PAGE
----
Average Deferral Rates Reach 10-Year High of 8.6%

And the use of 401(k) loans fell to a nine-year low of 22.5% in 2018, according to T. Rowe Price’s annual participant data benchmarking report.

T. Rowe Price has released its annual participant data benchmarking report, Reference Point, which shows mixed results for participants in 2018. On the positive side, average deferral rates reached a 10-year high of 8.6%, outstanding 401(k) loans fell to a nine-year low of 22.5% and hardship withdrawals fell for the ninth year in a row, from 1.9% in 2010 to 1.3% in 2018.

Participation rates were nearly 96% higher for plans—a difference of 40 percentage points—with auto enrollment (85.6% versus 43.7%), and the usage of auto escalation was nearly five times higher in plans that employ opt-out options rather than opt-in (67% versus 12%). Nearly 37% of plans with automatic enrollment use a default deferral rate of 6%, while 33% use a default rate of 3%.

Employer match rates increased in 2018, with more offering a match of 4% than 3% for the first time. The reduction of the corporate tax rates most likely contributed to the increase in company matches in 2018, T. Rowe Price says.

The adoption of target-date products reached an all-time high of 95%, and the percentage of participants with their entire balance invested in a target-date product has grown by 20% since 2014. Nearly 75% of plans now offer a Roth option, and the number of participants making Roth contributions increased by nearly 10% from the year before. However, overall usage remains at a low 7.6%.

On the negative side, the participation rate dropped by nearly two percentage points from the year prior, and plans without automatic enrollment saw participation drop at more than twice the rate than those with auto enrollment. “It’s a sign that auto-solutions can help mitigate macro forces that may be decreasing participation rates,” T. Rowe Price says in its report. This is particularly true of younger participants, with 80% of those between the ages of 20 and 69 remaining in plans with automatic enrollment, compared with only 25% of this age group deciding to join a plan without automatic enrollment on their own.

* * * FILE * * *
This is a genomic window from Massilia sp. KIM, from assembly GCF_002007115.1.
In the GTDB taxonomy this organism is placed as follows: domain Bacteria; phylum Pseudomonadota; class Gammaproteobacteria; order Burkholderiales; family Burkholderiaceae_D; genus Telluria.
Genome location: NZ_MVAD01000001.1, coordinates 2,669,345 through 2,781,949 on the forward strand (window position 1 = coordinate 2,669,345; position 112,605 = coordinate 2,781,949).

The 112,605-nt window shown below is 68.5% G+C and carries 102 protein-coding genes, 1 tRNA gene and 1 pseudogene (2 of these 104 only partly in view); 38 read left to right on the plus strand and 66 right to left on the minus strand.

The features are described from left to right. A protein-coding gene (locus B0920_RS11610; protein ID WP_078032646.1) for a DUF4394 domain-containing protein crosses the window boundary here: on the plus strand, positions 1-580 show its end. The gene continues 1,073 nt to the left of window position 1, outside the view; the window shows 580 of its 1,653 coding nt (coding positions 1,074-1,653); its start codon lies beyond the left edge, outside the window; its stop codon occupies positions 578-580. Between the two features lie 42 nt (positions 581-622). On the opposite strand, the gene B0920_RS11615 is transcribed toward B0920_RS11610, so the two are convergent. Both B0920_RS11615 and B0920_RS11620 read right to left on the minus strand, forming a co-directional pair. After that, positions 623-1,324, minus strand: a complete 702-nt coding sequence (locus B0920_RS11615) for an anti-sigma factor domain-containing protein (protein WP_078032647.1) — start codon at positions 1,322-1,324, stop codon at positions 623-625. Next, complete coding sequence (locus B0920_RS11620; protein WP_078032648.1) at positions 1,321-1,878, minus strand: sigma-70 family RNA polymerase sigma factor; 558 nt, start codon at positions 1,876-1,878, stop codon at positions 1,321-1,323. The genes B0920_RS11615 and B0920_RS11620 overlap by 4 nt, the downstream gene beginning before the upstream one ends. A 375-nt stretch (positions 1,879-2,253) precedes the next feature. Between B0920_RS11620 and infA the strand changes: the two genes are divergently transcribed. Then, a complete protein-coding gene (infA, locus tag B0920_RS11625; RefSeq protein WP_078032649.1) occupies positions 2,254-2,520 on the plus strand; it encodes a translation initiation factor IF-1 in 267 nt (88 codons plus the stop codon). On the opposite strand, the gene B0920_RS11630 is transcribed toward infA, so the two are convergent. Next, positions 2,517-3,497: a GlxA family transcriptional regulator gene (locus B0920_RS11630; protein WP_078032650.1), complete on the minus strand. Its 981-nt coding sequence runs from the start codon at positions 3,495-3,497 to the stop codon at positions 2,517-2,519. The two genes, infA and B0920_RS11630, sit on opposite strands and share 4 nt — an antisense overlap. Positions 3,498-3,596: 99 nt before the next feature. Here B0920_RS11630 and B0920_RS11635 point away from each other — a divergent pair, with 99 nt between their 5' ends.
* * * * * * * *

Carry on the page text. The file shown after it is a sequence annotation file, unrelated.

Participants who saved less in 2018 decreased their deferral rates by a greater amount than those who increased their deferral rates.

The percentage of participants contributing 0% increased to 36%, an increase of five percentage points from 2017, and average account balances decreased by nearly 8% (from $92.402 to $85,336), in part because of the year-end market correction. This volatility also prompted participants to move out of equities into more conservative investments—with stock holdings ticking down from 34.8% of the average portfolio in 2017 to $33.1 in 2018 and stable value holdings rising from 8.9% to 9.8%. Furthermore, there was a 36% increase in cash-out distributions in 2018 to 26% of participants taking a cash-out, which T. Rowe Price says could have been caused by participants’ uncertainty about the markets and movement from accounts with small balances.

“Non-contributors may benefit from additional education about plan benefits, including company match, if applicable,” T. Rowe Price says.

While outstanding loans fell in 2018, the average loan balance rose from $9,194 the year before to $9,351. Likewise, the average hardship withdrawal increased to $7,080, up slightly from 2017 and up from the 10-year low of $5,628 in 2009.

“Overall, we’ve seen an increase in positive participant behavior,” says Kevin Collins, head of retirement plan services at T. Rowe Price. “However, there are still opportunities for continued improvement. Plan sponsors can provide this support through plan design and by integrating financial wellness programs into their plan offering.”

T. Rowe Price’s findings are based on an analysis of the 657 401(k) and 457 plans and the 1.8 million participants that the firm serves. The full Reference Point report can be downloaded here.